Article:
If you still have an image of a round parachute in your head when you think about the kinds of parachutes used for skydiving, we have a little surprise for you: That’s just not even a thing anymore. Round parachutes represent totally ancient tech in our sport, and you’ll never see ‘em jumped anymore (unless you’re watching a novelty demo or a cargo drop).
Why? Round parachutes hurt, dear reader! They were essentially unsteerable, had ugly deployment problems and made ankle-cracking landings a fact of life for the folks that founded the sport. We’ve long since phased them out and replaced them with a shimmering pantheon of nylon that outstrips round performance by an exponential factor. They’re beautiful, they’re colorful, they’re fun to fly–and they’re pretty much square.
If you’ve come here to learn a little about the parachutes we use for modern skydiving, you’ve come to the right place! We call our parachutes “canopies,” and we can break them down into three major categories for your learning enjoyment.
While today’s “low-performance” canopies are still worlds of performance beyond the good-old-bad-old round, they’re still the slowest, gentlest ride in the sky. We use low-performance canopies when we want to make sure that the jumper(s) underneath have the most predictable, easiest-going experience: for example, our students. Students venturing out on their first tandem skydiving jumps can absolutely expect to be saddled up under a low-performance parachute, as can our AFF students who are working towards their solo licenses. We deeply believe in keeping these first experiences as secure and predictable as possible!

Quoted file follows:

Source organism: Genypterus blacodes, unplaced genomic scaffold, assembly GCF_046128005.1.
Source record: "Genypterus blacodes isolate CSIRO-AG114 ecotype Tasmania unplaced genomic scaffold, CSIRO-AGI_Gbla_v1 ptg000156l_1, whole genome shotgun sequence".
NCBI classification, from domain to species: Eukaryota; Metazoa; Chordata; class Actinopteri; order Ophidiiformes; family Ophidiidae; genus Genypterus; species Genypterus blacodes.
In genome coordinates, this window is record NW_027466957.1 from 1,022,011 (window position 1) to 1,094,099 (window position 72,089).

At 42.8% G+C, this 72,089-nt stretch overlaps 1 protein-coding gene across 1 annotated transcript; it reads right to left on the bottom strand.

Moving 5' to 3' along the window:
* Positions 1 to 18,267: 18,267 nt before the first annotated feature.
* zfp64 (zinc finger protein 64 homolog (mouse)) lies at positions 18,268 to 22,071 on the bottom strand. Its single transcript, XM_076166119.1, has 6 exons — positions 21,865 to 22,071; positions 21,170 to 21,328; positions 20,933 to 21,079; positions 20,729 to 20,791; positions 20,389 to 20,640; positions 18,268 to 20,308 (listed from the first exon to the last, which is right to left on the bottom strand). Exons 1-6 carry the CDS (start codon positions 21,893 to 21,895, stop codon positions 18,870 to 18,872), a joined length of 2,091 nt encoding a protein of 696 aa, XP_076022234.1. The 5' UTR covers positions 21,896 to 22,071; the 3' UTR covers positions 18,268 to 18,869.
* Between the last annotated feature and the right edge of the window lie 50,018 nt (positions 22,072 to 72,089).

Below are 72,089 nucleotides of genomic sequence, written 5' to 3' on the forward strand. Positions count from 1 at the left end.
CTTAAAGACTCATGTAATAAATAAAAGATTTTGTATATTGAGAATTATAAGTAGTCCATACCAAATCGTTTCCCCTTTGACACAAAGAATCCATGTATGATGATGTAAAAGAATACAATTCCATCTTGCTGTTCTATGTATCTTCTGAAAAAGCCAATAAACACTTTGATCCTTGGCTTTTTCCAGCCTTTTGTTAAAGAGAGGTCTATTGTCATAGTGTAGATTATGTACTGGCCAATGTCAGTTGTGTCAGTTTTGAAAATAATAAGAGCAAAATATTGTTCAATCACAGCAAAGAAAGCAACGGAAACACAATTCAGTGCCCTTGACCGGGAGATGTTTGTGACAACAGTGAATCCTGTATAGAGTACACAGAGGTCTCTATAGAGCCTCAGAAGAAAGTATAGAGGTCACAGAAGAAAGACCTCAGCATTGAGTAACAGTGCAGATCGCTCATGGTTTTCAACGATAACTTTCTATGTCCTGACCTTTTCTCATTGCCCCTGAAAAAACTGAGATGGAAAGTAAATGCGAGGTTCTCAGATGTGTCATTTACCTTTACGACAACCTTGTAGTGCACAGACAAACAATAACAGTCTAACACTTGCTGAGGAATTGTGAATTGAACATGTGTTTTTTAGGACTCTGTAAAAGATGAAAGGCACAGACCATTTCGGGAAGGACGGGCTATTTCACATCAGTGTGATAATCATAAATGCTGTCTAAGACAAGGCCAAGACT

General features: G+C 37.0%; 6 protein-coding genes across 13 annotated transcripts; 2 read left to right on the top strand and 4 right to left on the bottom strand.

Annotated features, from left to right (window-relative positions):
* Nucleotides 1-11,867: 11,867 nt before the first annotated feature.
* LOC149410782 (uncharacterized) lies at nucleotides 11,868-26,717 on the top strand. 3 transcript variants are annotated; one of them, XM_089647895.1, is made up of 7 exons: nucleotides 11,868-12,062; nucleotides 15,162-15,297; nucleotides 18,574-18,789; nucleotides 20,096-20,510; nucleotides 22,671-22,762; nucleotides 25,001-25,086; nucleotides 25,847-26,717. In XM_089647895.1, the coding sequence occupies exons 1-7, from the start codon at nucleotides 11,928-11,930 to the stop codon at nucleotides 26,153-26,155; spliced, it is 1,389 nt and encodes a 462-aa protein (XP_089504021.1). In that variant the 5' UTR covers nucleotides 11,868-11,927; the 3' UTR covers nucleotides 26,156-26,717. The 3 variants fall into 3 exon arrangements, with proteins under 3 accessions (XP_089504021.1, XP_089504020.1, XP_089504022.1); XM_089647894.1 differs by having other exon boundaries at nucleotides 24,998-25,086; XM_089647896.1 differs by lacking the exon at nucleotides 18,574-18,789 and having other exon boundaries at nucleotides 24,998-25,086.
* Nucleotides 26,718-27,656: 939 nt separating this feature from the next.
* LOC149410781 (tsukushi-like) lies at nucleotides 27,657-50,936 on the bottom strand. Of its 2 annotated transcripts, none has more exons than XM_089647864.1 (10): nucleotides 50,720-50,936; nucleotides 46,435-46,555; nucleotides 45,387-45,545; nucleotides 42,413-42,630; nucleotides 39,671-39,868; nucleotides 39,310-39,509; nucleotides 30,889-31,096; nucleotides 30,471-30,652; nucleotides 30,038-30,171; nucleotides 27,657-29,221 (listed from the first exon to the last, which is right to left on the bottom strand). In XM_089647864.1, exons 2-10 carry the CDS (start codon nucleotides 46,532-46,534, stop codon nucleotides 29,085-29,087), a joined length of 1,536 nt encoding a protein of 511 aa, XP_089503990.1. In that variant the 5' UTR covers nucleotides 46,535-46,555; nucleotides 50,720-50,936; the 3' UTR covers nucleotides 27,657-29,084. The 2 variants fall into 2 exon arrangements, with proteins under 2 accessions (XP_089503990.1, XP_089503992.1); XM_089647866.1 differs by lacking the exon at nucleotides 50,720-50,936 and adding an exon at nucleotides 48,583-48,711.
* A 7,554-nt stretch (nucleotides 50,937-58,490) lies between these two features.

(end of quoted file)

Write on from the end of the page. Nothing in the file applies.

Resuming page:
Statistically speaking, most solo sport skydivers in the air rock a medium-performance parachute. Like a good sedan, a medium-performance parachute can get zippy when you ask it to, but it’s built to be a daily workhorse, and it’s built more to protect its pilot from the vagaries of the many variables in the environment than it is to be OMG TOTALLY AWESOME. Medium-performance parachutes tend to advertise themselves based on their comfortable openings, their get-back-to-the-dropzone-from-a-long-way-off glide, and their soft, buttery landings.
In the same way that a certain personality can’t wait to trade in the sedan for something, well, racey, sport skydivers often gravitate towards this–the zippiest of the canopy categories–to deliver heart-thumping dynamics in the sky.
These are the high-performance canopies (which require a lot of experience and training before handling), and they’re the tool used by skydiving athletes of the “swooping” discipline, which emphasizes really fast landings. (Top swoopers can whizz along the ground at 100MPH!) These are super-specialized parachutes. In the highest-level cases, they must be deployed immediately upon exiting the plane ‘cause they can’t take the stress of a terminal opening. (If that sounds gnarly, you may be assured that it is.) Swooping sure isn’t for everyone, but it sure is pretty. Pro tip: There’s a certain magic in hanging around the dropzone to check out the local dropzone’s best talent try their luck at a sunset swoop-and-chug.
What do you think? Once you get that solo skydiving license, which parachutes do you think are going to be in your gear bag? We can’t wait to find out with you!